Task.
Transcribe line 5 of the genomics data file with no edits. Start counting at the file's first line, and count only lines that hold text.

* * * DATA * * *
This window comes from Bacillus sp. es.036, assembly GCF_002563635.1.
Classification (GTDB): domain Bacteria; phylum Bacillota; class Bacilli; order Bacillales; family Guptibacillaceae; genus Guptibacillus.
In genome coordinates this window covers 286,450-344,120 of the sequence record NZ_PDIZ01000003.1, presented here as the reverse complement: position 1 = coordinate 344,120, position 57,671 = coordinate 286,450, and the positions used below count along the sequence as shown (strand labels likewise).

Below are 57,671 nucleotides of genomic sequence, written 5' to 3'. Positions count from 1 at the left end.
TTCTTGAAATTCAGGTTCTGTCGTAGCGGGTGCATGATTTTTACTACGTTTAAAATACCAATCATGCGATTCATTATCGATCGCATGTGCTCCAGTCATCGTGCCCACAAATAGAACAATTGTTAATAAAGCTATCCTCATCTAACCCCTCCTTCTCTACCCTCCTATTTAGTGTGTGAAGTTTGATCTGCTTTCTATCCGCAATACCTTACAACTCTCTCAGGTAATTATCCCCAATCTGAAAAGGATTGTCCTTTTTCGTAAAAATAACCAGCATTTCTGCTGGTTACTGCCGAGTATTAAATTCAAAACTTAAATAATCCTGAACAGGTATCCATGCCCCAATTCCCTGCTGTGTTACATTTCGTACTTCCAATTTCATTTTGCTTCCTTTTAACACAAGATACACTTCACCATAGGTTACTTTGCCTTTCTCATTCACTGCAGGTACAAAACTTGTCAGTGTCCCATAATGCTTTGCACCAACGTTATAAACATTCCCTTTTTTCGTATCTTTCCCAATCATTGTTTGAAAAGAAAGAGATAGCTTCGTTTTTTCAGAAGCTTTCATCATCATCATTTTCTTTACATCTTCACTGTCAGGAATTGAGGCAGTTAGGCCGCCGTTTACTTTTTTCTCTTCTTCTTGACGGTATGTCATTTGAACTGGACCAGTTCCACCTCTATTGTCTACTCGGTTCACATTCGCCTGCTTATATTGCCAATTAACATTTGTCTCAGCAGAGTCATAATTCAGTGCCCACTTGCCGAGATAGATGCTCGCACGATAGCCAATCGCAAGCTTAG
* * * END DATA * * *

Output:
TTCTTGAAATTCAGGTTCTGTCGTAGCGGGTGCATGATTTTTACTACGTTTAAAATACCAATCATGCGATTCATTATCGATCGCATGTGCTCCAGTCATCGTGCCCACAAATAGAACAATTGTTAATAAAGCTATCCTCATCTAACCCCTCCTTCTCTACCCTCCTATTTAGTGTGTGAAGTTTGATCTGCTTTCTATCCGCAATACCTTACAACTCTCTCAGGTAATTATCCCCAATCTGAAAAGGATTGTCCTTTTTCGTAAAAATAACCAGCATTTCTGCTGGTTACTGCCGAGTATTAAATTCAAAACTTAAATAATCCTGAACAGGTATCCATGCCCCAATTCCCTGCTGTGTTACATTTCGTACTTCCAATTTCATTTTGCTTCCTTTTAACACAAGATACACTTCACCATAGGTTACTTTGCCTTTCTCATTCACTGCAGGTACAAAACTTGTCAGTGTCCCATAATGCTTTGCACCAACGTTATAAACATTCCCTTTTTTCGTATCTTTCCCAATCATTGTTTGAAAAGAAAGAGATAGCTTCGTTTTTTCAGAAGCTTTCATCATCATCATTTTCTTTACATCTTCACTGTCAGGAATTGAGGCAGTTAGGCCGCCGTTTACTTTTTTCTCTTCTTCTTGACGGTATGTCATTTGAACTGGACCAGTTCCACCTCTATTGTCTACTCGGTTCACATTCGCCTGCTTATATTGCCAATTAACATTTGTCTCAGCAGAGTCATAATTCAGTGCCCACTTGCCGAGATAGATGCTCGCACGATAGCCAATCGCAAGCTTAG